In my subject area, science, we’re having a harder time recruiting new people to become teachers. I wonder if we’re underselling the summer break. Do we really want to send the message to the potential educators out there that this job is a rat race year-round?

Research doesn’t favor notes via PowerPoint

Recent research on cognitive load theory suggests that PowerPoint is doing more damage than good.

From the full story in The Sydney Morning Herald:

It is more difficult to process information if it is coming at you in the written and spoken form at the same time.

Professor John Sweller states:

It is effective to speak to a diagram, because it presents information in a different form. But it is not effective to speak the same words that are written, because it is putting too much load on the mind and decreases your ability to understand what is being presented.

slide1If you wish to use a PowerPoint presentation, consider using it as a visual aid. PowerPoint should not be used to display only text. If you have notes to present [top slide] consider using images to emphasize your points [bottom slide].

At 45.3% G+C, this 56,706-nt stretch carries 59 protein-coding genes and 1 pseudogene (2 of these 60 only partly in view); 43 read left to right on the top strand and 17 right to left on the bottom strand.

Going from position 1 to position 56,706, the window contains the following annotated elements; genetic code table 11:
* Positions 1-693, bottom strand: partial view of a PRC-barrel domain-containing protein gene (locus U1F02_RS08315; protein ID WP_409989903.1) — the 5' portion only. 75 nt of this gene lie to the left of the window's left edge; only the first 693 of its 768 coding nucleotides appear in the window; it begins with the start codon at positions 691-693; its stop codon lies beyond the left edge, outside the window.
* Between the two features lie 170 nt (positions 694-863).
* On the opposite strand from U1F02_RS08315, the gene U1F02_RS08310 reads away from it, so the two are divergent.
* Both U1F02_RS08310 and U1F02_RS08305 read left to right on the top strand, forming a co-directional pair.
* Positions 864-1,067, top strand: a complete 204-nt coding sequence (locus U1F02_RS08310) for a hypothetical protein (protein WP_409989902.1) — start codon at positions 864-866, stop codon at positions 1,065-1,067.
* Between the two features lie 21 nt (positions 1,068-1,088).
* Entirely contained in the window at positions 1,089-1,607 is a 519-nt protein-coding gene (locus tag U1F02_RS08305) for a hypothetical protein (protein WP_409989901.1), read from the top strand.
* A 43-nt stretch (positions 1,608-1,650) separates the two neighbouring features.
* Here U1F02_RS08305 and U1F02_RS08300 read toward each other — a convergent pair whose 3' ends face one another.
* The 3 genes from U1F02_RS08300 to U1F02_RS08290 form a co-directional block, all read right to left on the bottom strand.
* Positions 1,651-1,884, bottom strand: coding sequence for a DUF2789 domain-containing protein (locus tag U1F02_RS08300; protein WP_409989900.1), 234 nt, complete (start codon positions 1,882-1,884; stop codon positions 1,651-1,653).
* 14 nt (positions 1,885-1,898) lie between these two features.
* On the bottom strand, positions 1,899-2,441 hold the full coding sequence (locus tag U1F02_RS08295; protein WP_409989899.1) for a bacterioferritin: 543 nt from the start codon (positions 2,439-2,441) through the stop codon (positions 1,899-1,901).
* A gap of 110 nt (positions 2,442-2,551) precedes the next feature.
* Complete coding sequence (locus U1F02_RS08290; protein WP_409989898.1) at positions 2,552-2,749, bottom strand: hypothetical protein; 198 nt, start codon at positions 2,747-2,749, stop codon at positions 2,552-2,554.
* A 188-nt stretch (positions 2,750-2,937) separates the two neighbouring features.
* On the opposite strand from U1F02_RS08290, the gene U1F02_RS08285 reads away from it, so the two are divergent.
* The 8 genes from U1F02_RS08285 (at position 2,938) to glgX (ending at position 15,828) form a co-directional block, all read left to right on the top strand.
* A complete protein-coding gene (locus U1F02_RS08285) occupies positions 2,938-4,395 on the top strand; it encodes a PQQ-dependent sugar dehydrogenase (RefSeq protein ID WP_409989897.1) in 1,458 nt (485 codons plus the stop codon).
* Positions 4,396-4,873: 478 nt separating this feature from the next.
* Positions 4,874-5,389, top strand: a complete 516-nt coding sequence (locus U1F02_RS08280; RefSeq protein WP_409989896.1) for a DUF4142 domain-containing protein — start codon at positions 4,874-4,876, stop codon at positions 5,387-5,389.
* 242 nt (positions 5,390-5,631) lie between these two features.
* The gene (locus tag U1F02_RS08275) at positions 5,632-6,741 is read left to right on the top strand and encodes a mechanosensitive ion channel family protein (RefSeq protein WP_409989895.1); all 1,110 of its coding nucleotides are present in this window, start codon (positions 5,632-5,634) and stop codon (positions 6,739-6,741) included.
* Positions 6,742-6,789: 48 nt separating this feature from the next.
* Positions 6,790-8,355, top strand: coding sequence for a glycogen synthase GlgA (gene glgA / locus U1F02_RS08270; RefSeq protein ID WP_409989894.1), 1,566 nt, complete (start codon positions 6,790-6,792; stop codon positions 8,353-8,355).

When thinking about this topic, I’m reminded of this comment one of my colleagues wrote a few months back: “I love PowerPoint, but for me it’s used to enhance my instruction, not remind me of what I need to say.”

slide2Her statement took me back to a book I read several years ago by Clifford Stoll title, “High Tech Heretic: Why Computers Don’t Belong in the Classroom and Other Reflections by a Computer Contrarian.

Here is an excerpt from the chapter title The Plague of PowerPoint:

Want to make a splash at your next public talk? Know your material so well that you can speak off the cuff, without computer, laser pointer, or video projector. Scribble your important points on a chalkboard and emphasize them with your voice. Face your audience, not that computer monitor. Throw out that tired clipart and the cliches about the explosion of technology, the challenge of the future, and the crisis in education. Let me hear your voice, not a pre-programmed sound effect. Show me your ideas, not someone else’s template.

Stoll has a point. When was the last time you walked away from a lecture and said, “wow, that lady’s PowerPoint was awesome!” You can read the entire chapter here.

The bottom-line is that PowerPoint is a great tool when used correctly. When used poorly it can be boring or distracting.

But you don’t have to delete all your shows. Here is a tutorial to help you improve your presentations.